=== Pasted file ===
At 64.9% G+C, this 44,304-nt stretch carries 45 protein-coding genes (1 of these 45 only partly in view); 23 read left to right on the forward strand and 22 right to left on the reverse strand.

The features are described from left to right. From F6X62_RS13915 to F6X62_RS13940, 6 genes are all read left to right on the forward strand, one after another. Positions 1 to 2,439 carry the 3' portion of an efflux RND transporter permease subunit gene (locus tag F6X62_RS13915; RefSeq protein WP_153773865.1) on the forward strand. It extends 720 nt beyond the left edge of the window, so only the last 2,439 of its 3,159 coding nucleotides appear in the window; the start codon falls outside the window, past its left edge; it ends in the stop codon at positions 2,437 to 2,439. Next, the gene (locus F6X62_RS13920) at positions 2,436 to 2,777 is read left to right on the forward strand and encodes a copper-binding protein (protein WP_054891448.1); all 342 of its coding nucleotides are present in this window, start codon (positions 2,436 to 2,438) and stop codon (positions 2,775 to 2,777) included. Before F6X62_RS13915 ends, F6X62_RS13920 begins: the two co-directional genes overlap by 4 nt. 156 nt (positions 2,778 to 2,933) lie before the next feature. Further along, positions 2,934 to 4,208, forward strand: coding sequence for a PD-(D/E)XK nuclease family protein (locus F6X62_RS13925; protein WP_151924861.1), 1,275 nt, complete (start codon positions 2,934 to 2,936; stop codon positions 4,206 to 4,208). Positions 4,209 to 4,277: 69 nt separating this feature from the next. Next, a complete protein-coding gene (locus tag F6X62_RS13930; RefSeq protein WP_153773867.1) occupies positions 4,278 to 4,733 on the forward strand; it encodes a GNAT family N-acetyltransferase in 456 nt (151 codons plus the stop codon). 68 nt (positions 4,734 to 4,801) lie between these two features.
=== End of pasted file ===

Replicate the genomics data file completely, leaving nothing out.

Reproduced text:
At 64.9% G+C, this 44,304-nt stretch carries 45 protein-coding genes (1 of these 45 only partly in view); 23 read left to right on the forward strand and 22 right to left on the reverse strand.

The features are described from left to right. From F6X62_RS13915 to F6X62_RS13940, 6 genes are all read left to right on the forward strand, one after another. Positions 1 to 2,439 carry the 3' portion of an efflux RND transporter permease subunit gene (locus tag F6X62_RS13915; RefSeq protein WP_153773865.1) on the forward strand. It extends 720 nt beyond the left edge of the window, so only the last 2,439 of its 3,159 coding nucleotides appear in the window; the start codon falls outside the window, past its left edge; it ends in the stop codon at positions 2,437 to 2,439. Next, the gene (locus F6X62_RS13920) at positions 2,436 to 2,777 is read left to right on the forward strand and encodes a copper-binding protein (protein WP_054891448.1); all 342 of its coding nucleotides are present in this window, start codon (positions 2,436 to 2,438) and stop codon (positions 2,775 to 2,777) included. Before F6X62_RS13915 ends, F6X62_RS13920 begins: the two co-directional genes overlap by 4 nt. 156 nt (positions 2,778 to 2,933) lie before the next feature. Further along, positions 2,934 to 4,208, forward strand: coding sequence for a PD-(D/E)XK nuclease family protein (locus F6X62_RS13925; protein WP_151924861.1), 1,275 nt, complete (start codon positions 2,934 to 2,936; stop codon positions 4,206 to 4,208). Positions 4,209 to 4,277: 69 nt separating this feature from the next. Next, a complete protein-coding gene (locus tag F6X62_RS13930; RefSeq protein WP_153773867.1) occupies positions 4,278 to 4,733 on the forward strand; it encodes a GNAT family N-acetyltransferase in 456 nt (151 codons plus the stop codon). 68 nt (positions 4,734 to 4,801) lie between these two features.